Tuesday, July 13, 2021

George Bowering, Could Be


Brueghel’s Idiots

You’d think they’d learn a lesson from Icarus,
or at least the part of him they could see if
they’d only look, but no, one guy lets his sheep

walk on stone all the way down to the water,
where there’s nothing to graze. And I can’t help but

wonder what he’s looking at up in the sky, while
another guy sits on the slippery stone, leaning

into the air far above the disturbed water.
The guy at the dead centre whacks his horse

while plowing around a dead sheep or maybe
female Martian visitor probably fallen from

above the sun. They all could have taken a tip
from any father who said pay attention, any

odd and even peculiar poet, any such artist
could see those woolly critters will be lamb-

burgers, any Billy’s going to tell you, look out,
at least apply some sun screen, the sea is also

a labyrinth.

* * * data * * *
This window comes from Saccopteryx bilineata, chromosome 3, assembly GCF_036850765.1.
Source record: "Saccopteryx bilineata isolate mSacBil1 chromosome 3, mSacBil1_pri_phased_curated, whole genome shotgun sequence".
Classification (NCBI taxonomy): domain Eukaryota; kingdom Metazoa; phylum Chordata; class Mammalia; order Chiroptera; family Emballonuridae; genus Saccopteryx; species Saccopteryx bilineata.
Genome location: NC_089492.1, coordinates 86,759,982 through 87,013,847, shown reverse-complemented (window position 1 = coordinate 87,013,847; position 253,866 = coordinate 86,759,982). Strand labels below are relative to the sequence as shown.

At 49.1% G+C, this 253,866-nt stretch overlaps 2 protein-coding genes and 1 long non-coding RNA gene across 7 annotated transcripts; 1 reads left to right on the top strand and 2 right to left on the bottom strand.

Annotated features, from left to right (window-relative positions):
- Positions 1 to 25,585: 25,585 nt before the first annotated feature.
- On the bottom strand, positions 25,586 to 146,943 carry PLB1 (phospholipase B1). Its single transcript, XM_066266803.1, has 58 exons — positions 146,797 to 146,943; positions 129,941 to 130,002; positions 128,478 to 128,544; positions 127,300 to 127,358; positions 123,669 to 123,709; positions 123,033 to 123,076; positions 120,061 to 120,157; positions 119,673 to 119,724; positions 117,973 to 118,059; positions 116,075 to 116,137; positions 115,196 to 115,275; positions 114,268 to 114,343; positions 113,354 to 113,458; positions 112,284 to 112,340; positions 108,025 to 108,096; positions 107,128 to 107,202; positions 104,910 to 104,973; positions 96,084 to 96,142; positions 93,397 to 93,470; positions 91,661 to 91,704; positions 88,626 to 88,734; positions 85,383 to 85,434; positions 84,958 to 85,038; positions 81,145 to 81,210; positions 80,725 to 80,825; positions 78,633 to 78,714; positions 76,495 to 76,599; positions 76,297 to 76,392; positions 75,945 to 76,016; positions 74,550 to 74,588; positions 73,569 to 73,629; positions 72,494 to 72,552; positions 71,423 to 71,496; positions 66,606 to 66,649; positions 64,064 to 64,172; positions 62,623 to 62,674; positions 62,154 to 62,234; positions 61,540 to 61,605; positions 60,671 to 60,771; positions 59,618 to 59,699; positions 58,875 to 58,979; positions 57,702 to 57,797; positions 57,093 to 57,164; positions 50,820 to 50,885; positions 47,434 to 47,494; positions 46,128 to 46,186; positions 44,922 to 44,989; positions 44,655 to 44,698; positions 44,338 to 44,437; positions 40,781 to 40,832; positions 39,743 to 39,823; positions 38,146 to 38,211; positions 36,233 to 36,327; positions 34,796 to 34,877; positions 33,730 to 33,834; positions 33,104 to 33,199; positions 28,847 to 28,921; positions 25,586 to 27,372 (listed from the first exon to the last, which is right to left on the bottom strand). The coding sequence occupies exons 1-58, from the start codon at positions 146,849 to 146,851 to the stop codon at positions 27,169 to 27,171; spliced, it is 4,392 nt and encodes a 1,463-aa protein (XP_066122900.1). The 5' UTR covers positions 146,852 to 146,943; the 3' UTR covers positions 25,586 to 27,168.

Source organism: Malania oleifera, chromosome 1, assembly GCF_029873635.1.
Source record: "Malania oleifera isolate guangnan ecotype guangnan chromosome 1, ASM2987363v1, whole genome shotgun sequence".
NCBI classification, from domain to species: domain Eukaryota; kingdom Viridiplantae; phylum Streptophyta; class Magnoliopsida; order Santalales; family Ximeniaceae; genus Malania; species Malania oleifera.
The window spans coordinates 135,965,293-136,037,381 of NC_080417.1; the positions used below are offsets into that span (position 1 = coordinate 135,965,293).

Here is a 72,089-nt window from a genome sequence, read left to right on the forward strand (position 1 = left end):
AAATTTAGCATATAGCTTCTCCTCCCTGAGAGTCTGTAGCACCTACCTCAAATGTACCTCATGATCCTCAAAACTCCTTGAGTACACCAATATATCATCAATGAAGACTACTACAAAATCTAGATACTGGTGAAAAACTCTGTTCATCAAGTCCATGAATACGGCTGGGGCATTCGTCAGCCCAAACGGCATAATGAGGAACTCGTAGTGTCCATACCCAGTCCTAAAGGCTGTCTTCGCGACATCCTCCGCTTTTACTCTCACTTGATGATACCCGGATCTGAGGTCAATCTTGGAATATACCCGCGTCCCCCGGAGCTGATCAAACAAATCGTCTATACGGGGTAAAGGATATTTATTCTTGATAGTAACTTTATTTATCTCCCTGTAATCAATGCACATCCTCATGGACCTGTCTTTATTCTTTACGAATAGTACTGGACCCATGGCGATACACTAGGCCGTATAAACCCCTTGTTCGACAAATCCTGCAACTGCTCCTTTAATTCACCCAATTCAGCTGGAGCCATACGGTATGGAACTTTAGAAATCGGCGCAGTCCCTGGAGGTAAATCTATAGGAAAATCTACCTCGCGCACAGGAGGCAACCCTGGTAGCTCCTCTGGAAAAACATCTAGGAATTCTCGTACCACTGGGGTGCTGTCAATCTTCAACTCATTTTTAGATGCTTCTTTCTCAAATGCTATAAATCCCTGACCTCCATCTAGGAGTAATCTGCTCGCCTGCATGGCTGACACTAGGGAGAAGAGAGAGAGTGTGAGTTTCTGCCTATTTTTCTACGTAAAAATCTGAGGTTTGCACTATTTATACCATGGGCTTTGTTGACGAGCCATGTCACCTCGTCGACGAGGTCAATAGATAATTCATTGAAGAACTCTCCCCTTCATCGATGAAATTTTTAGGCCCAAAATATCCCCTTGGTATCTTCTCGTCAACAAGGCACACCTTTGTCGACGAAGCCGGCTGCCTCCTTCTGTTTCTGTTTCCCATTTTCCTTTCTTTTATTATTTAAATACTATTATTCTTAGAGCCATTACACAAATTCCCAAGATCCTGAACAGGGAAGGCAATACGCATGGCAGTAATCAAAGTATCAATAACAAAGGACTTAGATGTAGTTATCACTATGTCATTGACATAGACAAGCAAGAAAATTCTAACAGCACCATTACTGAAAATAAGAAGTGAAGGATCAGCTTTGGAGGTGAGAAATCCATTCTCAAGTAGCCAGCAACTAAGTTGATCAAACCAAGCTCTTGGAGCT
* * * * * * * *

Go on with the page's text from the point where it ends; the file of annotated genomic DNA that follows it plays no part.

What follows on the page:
The latest collection of new poems by Vancouver writer George Bowering is Could Be (Vancouver BC: New Star Books, 2021), a collection of short lyrics that follow a lineage of other collections of short lyrics he’s published over the past few years, including his dos-à -dos flip book Some End/West Broadway (with George Stanley; Vancouver BC: New Star Books, 2018) [see my review of such here], The World, I Guess (New Star, 2015) and Teeth: Poems 2006-2011 (Toronto ON: Mansfield Press, 2013) [see my review of such here]. While the projects themselves haven’t diminished, whether in number, size or scope, over the past twenty years—recent other titles of his include the non-fiction titles Soft Zipper (New Star, 2021) [see my review of such here] and Writing and Reading (New Star, 2019), the novel No One (Toronto ON: ECW Press, 2018) and short story collection Ten Women (Vancouver BC: Anvil Press, 2015)—his poems seem to have evolved from the multitudinous book-length project to these more recent collections akin to bundles of poems that interact in less obvious ways. Arguably, his first few decades of published poetry collections existed in vast contrast to the assemblages of short lyrics that other poets were publishing around the same time, as Bowering favoured the serial, even book-length poem. These days, it would seem, Bowering composes poems that bundle together to form books, each composed through a sequence of grouped threads, each of which run back through different elements of the length and the breadth of his publishing history.